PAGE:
Resurgence of the Biotechnology Industry in the Late 1990s
In the second half of the decade Genzyme devoted increased attention to developing gene therapy programs for a wider range of diseases. In addition to continuing its search for better cystic fibrosis treatments, pledging an additional $400 million to its cystic fibrosis research programs in 1995, the company began exploring alternative genetic treatments for lysosomal storage disorders, notably Gaucher disease and Fabry disease. These alternative treatments were aimed at creating genetic material that would enable patients suffering from these disorders to generate deficient enzymes naturally. During this period the company also developed new therapies for Pompe disease (another lysosomal storage disorder), renal disease, and hypothyroidism in recovering cancer patients. Renagel, a kidney therapy designed to control blood phosphate levels in hemodialysis patients, was launched in 1999, and within one year was being used by more than 30,000 patients.
In the mid-1990s the company also deepened its involvement in cancer research. In 1995 Genzyme Transgenics was the first company to develop a monoclonal antibody in the milk of a transgenic goat. Through this process, which spliced human genetic material into the DNA of milk-producing mammals, researchers were able to produce recombinant human proteins for use in a range of disease therapies. Genzyme took further steps toward expanding its cancer research capabilities in 1996, when it reached an agreement with Imperial Cancer Research Technology Ltd. in the United Kingdom to establish a joint venture dedicated to researching cancer gene therapies. In 1997, the company created a new division devoted to studying cancer vaccines on the molecular level.
In the mid-1990s Genzyme undertook a radical corporate restructuring. The plan called for the eventual partitioning of the company's diverse interests into separate divisions, each of which would have its own 'tracking stock.' The move effectively established separate companies within the corporation. The realignment began in 1994 with the purchase of BioSurface Technology Inc., which Genzyme converted into a new division, Genzyme Tissue Repair. This new division brought together Genzyme's four existing tissue repair research projects and was launched with eight products in various stages of development and an initial investment of $26 million. At the same time, Genzyme's other research programs were brought together within a larger division, called Genzyme General.
The strategy behind Genzyme Tissue Repair involved the integration of three of Genzyme's specialties&mdash-zymes and recombinant proteins, biomaterials, and cell culture techniques&mdashø develop new approaches to skin grafts and cartilage restoration. Proceeding from advances made in Sweden over the previous seven years, Genzyme Tissue Repair began research on a new method of growing cartilage cells in 1995, and by 1997 its Carticel therapy was demonstrating success with patients suffering from damaged knees. At the same time the division also developed a skin graft product, Epicel, for use with burn victims.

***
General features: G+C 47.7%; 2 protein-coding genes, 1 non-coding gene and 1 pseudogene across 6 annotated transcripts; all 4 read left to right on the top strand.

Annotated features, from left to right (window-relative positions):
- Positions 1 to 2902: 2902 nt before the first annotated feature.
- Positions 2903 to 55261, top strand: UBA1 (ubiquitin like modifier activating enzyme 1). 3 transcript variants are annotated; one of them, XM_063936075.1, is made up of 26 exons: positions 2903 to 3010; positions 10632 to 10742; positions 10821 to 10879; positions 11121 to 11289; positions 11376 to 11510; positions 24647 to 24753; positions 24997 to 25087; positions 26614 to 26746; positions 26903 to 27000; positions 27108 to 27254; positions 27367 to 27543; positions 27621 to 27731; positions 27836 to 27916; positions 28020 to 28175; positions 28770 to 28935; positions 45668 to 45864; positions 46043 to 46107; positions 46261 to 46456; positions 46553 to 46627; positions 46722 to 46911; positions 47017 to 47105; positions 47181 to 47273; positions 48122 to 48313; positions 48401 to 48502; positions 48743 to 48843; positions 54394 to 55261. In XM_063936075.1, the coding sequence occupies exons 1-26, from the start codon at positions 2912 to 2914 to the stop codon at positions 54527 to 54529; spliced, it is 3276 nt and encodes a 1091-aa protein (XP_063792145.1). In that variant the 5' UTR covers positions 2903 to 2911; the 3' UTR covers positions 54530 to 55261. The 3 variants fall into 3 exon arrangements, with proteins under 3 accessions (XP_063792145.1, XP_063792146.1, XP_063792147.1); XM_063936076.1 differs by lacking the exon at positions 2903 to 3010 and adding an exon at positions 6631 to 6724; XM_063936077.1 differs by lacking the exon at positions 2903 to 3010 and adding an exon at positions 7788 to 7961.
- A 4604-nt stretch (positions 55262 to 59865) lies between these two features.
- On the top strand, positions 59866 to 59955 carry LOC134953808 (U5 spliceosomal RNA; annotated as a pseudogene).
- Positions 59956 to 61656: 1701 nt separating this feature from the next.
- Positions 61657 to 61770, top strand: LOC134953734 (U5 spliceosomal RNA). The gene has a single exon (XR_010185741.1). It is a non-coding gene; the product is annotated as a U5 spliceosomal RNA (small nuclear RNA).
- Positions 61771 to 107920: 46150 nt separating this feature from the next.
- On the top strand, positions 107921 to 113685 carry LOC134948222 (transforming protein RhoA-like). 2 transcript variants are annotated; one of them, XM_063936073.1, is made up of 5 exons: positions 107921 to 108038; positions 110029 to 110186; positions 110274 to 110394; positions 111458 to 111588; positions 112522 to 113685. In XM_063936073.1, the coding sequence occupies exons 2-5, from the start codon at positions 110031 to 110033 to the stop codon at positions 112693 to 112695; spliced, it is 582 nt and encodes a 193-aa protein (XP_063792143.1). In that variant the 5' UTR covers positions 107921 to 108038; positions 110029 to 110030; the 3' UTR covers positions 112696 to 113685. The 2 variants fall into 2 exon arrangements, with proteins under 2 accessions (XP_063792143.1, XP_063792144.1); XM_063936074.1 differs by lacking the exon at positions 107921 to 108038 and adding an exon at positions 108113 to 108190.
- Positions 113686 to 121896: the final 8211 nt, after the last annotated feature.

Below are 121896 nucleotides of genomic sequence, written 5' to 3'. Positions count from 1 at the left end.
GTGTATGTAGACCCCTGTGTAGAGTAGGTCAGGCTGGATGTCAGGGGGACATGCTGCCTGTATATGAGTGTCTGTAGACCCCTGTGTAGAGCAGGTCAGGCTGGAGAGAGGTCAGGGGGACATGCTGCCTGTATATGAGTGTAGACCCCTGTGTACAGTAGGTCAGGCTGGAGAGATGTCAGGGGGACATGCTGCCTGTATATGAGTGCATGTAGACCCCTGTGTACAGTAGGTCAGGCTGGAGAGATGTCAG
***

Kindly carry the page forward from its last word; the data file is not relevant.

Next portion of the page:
In the wake of the successful integration of Genzyme Tissue Repair into the Genzyme Corporation, the company created a third division, Genzyme Molecular Oncology, in 1997, to study the potential uses of microbiological solutions in the development of a cancer vaccine. The Genzyme Surgical Products Division followed in 1999, with a mission to develop medical instruments and biomaterials for cardiovascular therapies and general surgical uses. In 2000 the company announced its plan to acquire Biomatrix, Inc., which eventually would become its fifth division, Genzyme Biosurgery. This diversification resulted in steady growth, culminating in record net earnings of more than $142 million for fiscal 1999.
Principal Subsidiaries: Genzyme Transgenics Corporation; IG Laboratories, Inc. (69%).
Principal Divisions: Genzyme Biosurgery; Genzyme General; Genzyme Molecular Oncology; Genzyme Surgical Products; Genzyme Tissue Repair.
Principal Competitors: Chiron Corporation; Genentech, Inc.; Johnson & Johnson.
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Source: International Directory of Company Histories, Vol. 38. St. James Press, 2001.